Last week Microsoft SA held a webinar to unpack how it plans to deliver more digital skills locally, which forms part of a global initiative that has seen the company parter with the likes of LinkedIn and Github to help job seekers during COVID-19.
While the session proved informative, there were naturally a few more questions we had that could not be answered at the time. Consequently we reached to Microsoft SA’s Legal and Corporate Affairs director, Siya Madyibi, for more insight on the initiative.
Madyibi co-led last week’s webinar and will be overseeing many of the elements of this initiative, making him the perfect person to chat too.
Here’s what he had to say.
The local outlook
One of our most pressing questions is how many local people Microsoft SA aims to help in the coming year. On a global level Microsoft has outlined the goal of 25 million, but what does that mean for those in this country.
As Madyibi explains, the number is actually of little relevance, with Microsoft SA’s goal being to assist as many as possible.
“We are not breaking out the numbers by region and our objective is to reach as many people as possible. We’re also committed to partnerships with non-profits, and in discussions with Government and private sector about other ways to increase the number of people who benefit,” he says.
Next was the LinkedIn portal that went live alongside the announcement. We wondered whether the most in-demand jobs listed there would be localised to any degree. Thankfully it is, with an additional tool being made available by LinkedIn.
“LinkedIn is sharing free, real-time labour market data and skills insights to help governments, policymakers and business leaders understand what’s happening in their local labour markets: what companies are hiring, the top jobs companies are hiring for and the trending skills for those jobs,” says Madyibi.
“This data can be accessed using a new interactive tool at linkedin.com/workforce. Data is available for more than 180 countries and regions (150+ cities, 30+ countries), including South Africa. Data for South Africa shows top trending jobs and top trending skills,” he continues.
During the aforementioned webinar, one of the constant questions was how other training and skills development-focused companies can get involved with this initiative. Microsoft SA has already announced one key partner in Afrika Tikkun, but the organisation is definitely looking at others.
“Microsoft is backing the effort by partnering with strategic long-term partner non-profits like Afrika Tikkun to drive the programme and assist the people who need it most,” the director notes.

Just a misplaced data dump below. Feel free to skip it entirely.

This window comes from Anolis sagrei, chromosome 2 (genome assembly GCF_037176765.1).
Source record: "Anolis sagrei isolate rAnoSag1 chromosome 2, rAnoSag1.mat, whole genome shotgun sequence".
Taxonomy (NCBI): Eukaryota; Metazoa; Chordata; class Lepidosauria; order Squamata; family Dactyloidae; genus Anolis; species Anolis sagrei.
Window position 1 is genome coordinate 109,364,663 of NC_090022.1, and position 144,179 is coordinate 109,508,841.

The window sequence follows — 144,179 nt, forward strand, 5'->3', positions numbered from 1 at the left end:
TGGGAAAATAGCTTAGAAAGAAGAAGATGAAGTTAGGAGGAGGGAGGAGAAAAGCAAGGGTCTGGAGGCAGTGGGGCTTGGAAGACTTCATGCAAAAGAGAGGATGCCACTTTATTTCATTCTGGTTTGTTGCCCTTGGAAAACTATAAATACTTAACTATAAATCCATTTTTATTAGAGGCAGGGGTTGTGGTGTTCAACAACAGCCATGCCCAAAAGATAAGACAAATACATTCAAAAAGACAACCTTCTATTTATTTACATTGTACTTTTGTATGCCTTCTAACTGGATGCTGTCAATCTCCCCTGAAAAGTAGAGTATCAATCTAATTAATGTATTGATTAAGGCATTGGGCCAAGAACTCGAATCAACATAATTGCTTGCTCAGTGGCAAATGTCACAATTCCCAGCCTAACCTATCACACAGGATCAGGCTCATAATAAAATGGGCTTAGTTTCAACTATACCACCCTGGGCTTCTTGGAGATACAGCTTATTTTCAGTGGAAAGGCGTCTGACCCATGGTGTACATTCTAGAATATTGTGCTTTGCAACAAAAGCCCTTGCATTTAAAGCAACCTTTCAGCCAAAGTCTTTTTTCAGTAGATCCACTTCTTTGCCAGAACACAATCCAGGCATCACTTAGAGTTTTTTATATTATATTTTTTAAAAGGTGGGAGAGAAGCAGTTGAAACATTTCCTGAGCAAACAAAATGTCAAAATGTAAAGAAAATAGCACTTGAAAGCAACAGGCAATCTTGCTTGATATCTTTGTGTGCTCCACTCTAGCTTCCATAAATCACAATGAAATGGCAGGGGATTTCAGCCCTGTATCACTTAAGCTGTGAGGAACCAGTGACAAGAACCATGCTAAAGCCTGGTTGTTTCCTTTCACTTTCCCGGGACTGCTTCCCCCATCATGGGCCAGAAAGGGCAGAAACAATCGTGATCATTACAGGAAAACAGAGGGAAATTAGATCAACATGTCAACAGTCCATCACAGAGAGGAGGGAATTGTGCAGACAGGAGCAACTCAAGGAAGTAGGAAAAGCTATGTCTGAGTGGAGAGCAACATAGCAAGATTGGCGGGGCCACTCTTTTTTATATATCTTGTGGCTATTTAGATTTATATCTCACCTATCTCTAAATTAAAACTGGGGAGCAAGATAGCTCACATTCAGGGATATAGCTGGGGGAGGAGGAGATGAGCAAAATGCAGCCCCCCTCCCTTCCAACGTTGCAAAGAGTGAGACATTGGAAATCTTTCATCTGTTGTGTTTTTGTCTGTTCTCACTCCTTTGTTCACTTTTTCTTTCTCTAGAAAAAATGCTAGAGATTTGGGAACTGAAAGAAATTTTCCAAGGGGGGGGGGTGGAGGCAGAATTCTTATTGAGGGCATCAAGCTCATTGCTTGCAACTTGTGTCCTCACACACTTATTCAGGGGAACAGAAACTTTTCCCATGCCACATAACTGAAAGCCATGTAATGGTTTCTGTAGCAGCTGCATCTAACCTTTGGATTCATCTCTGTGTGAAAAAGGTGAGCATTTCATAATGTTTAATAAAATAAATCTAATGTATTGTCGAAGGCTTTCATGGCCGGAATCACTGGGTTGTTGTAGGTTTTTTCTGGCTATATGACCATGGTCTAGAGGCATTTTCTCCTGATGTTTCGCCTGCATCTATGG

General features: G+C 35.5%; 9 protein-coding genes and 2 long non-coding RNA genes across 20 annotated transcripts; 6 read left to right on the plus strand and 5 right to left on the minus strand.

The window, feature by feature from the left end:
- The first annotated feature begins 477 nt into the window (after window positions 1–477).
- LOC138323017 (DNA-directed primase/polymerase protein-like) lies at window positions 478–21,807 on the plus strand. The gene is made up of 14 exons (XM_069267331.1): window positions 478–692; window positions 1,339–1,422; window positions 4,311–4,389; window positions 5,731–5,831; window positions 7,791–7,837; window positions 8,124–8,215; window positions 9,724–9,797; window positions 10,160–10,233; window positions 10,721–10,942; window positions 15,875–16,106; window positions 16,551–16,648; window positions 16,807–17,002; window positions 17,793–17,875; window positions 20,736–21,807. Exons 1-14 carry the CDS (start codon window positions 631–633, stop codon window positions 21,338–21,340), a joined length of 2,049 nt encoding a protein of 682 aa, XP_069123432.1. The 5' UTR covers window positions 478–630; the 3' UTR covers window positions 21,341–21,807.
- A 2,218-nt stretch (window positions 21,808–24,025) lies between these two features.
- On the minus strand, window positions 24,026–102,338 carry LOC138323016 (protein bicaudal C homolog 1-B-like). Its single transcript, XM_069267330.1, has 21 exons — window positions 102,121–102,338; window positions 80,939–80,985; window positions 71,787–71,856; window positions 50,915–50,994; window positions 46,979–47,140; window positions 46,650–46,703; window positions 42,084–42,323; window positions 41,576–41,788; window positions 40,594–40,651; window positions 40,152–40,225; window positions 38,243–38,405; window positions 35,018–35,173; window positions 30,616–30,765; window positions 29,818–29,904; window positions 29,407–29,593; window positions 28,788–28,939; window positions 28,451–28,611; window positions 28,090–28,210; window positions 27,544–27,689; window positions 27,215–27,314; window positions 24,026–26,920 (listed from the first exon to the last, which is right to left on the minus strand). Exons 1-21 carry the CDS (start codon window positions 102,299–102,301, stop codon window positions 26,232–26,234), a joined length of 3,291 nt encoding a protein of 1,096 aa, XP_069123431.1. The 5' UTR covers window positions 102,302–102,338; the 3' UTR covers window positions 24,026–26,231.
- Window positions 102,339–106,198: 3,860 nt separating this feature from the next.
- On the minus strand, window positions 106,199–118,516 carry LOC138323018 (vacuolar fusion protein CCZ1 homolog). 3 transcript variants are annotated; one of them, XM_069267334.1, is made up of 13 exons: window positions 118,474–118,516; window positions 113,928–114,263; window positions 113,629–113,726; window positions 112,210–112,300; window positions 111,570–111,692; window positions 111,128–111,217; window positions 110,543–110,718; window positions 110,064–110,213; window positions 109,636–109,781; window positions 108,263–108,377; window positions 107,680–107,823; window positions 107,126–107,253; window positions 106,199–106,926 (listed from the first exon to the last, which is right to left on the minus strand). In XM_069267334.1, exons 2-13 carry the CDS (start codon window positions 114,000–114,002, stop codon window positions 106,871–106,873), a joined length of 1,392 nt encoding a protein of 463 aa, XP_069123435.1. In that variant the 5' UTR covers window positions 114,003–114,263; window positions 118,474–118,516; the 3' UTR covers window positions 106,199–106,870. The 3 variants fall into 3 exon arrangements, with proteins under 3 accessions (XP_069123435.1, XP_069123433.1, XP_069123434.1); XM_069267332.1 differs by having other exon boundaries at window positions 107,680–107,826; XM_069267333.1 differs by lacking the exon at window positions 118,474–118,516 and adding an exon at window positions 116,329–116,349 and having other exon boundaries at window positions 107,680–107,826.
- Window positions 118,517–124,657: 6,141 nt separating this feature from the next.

“Microsoft is also partnering with corporate companies and customers, who have committed to make training labs with connectivity available to jobseekers, co-fund some Microsoft certifications and market the programme on their social media channels to raise awareness,” adds Madyibi.
Shifting back to the LinkedIn portal. It is currently listed to be available until 31 March next year. We wanted to confirm what would happen with the Microsoft and Github elements of the collaboration post that date.
“The offer for LinkedIn will expire on 31 March 2021, however the Microsoft Learn and GitHub offer will remain free, as it was before this announcement,” Madyibi confirms.
One of the other aspects that interested us is the training that this initiative will bring to the fore, and in particular the Microsoft-certified courses and skills that one can learn. Here, we wanted to know what value they held outside of Microsoft’s partner network for example.
“Microsoft certifications help validate knowledge and ability required to perform current and future industry job-roles in a modern digital business. They give a professional edge by providing globally recognised, industry-endorsed evidence of skills mastery that demonstrate abilities and willingness to embrace new technologies,” says the Microsoft executive.
“They signal a track record of increased productivity, demonstrate business value for organisations, and help companies identify talent with greater simplicity,” he adds.
More to come
We also wished to find out what would be done locally in terms of the $20 million that Microsoft has outlined for non-profits. Already $5 million of that has been earmarked for the those in the US, so what about other parts of the globe.
In this regard Madyibi says more information will arrive in coming weeks, but non-profits do have a point of contact at Microsoft SA.
“We will share more information on our non-profit partnerships in the coming weeks. For more information, non-profits can contact Charlene Verzmoter, Philanthropies Lead at Microsoft South Africa,” he explained.
Those local non-profits interested in the initiative can contact Verzmoter at a-charlv[at]microsoft[dot]com.
Along with non-profits, the final question we posed to Madyibi was what steps Microsoft SA is taking to assist as far as connectivity is concerned, especially as this has become a glaring issue locally during COVID-19.
Here, the Legal and Corporate Affairs director could not go into specifics, but did note that an announcement would be in the offing, with Microsoft SA set to share more details in coming weeks.
As such it looks like the digital skills initiative could do a lot of good for those wanting to upskill themselves, both during COVID-19 and beyond. For now though, we need to give Microsoft SA time to get all the moving parts in order.